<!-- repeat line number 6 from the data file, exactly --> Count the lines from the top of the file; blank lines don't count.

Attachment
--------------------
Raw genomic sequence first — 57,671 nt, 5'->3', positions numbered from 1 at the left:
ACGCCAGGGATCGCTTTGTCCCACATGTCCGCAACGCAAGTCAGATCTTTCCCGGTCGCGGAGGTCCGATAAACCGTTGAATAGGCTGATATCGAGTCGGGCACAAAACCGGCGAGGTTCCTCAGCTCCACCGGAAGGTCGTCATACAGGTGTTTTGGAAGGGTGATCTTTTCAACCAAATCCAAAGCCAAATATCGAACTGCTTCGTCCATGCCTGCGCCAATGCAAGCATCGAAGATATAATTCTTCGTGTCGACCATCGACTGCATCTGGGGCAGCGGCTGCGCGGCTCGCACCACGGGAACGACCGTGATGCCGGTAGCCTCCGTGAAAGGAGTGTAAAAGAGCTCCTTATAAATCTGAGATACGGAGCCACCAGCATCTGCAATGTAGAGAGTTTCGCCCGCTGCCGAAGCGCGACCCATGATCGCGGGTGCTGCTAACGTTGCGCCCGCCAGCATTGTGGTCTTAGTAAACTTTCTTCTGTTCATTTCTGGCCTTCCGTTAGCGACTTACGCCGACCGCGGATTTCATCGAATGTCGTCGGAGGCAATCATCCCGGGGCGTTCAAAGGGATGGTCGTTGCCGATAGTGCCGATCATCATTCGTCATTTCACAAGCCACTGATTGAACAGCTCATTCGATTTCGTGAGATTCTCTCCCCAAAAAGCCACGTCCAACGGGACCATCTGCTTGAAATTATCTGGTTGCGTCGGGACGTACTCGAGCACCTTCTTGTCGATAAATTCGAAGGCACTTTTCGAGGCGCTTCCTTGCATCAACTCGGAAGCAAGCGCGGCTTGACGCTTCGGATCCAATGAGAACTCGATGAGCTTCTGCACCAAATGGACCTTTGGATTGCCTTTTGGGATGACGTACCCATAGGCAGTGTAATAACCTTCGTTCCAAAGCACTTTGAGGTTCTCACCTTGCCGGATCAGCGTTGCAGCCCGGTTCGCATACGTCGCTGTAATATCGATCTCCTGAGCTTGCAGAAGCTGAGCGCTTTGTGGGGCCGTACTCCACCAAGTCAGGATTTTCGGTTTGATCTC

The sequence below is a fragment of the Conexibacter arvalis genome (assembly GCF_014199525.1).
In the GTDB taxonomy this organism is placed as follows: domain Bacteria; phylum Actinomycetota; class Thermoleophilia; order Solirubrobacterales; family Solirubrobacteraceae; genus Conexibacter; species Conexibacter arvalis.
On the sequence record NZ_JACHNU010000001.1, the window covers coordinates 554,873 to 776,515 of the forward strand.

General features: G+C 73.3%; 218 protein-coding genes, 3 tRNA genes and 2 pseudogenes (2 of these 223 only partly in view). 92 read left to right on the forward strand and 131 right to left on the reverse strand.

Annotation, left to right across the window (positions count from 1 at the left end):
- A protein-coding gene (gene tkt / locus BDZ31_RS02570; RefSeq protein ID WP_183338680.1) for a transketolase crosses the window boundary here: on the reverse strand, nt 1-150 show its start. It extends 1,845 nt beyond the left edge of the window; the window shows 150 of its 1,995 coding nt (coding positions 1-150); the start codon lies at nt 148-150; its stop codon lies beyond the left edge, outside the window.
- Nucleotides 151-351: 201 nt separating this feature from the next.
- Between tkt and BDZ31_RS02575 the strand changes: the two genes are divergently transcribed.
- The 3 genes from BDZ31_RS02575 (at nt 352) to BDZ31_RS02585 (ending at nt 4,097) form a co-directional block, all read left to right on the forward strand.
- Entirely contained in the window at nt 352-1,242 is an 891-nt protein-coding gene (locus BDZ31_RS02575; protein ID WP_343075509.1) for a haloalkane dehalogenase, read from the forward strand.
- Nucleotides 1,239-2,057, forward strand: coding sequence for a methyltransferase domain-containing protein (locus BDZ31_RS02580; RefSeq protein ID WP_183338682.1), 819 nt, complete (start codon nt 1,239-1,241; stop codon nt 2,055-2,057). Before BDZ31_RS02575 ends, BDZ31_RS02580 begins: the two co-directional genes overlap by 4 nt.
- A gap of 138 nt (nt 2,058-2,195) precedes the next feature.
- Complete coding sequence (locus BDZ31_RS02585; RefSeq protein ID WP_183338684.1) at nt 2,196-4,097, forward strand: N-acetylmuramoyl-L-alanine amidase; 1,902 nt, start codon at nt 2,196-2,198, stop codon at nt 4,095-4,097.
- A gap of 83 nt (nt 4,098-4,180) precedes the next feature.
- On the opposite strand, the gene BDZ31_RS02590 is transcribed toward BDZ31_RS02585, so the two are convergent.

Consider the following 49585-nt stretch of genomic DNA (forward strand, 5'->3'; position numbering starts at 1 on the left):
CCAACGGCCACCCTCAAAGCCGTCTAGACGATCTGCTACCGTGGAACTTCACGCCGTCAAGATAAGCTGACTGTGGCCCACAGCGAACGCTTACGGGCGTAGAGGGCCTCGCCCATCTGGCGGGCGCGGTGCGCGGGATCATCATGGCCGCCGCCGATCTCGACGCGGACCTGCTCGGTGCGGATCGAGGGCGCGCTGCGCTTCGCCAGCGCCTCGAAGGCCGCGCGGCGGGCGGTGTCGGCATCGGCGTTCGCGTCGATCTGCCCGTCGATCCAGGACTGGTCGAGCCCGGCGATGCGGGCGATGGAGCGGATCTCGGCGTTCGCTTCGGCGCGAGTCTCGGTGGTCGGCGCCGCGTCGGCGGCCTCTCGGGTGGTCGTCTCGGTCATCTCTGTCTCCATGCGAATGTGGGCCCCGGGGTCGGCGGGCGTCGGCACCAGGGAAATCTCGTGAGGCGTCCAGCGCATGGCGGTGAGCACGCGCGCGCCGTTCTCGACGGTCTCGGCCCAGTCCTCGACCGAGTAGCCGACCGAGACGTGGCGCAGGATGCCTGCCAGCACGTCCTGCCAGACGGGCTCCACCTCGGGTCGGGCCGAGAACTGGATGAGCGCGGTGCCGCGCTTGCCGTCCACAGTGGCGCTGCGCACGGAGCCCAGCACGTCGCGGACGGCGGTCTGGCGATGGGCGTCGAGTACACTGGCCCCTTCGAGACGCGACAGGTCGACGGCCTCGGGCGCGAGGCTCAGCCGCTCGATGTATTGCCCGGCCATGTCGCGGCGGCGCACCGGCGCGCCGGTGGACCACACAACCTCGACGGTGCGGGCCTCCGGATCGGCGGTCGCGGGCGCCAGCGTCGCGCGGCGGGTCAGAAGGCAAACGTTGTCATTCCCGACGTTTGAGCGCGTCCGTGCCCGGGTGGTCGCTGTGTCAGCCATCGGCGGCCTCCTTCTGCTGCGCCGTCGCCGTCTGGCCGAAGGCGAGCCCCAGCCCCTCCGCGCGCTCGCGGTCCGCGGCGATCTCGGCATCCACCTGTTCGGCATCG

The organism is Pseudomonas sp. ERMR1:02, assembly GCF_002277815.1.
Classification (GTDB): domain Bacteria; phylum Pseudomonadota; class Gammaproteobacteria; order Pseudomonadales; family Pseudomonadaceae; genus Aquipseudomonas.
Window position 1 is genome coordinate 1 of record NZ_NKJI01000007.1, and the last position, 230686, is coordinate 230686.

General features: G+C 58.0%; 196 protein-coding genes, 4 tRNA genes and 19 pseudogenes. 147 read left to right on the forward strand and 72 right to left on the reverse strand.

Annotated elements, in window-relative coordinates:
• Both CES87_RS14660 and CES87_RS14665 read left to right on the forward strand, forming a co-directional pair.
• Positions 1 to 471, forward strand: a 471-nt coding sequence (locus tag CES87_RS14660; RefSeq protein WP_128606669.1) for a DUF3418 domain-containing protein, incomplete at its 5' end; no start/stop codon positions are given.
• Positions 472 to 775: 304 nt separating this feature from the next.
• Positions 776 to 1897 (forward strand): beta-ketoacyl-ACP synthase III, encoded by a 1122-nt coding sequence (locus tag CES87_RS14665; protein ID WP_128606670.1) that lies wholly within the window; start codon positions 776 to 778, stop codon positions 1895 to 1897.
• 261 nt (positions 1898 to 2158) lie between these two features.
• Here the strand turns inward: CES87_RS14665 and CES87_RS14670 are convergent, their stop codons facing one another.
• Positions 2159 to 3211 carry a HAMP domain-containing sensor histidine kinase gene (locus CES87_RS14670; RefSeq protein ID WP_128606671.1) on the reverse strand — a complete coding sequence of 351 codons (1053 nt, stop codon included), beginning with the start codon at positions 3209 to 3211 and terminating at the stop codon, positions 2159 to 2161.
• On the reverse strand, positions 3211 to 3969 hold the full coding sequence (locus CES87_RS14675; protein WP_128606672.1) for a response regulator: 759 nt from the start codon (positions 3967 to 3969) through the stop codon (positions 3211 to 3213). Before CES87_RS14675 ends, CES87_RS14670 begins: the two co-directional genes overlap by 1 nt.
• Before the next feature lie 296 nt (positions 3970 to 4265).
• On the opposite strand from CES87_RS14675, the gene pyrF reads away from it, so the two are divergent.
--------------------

General features: G+C 73.3%; 218 protein-coding genes, 3 tRNA genes and 2 pseudogenes (2 of these 223 only partly in view). 92 read left to right on the forward strand and 131 right to left on the reverse strand.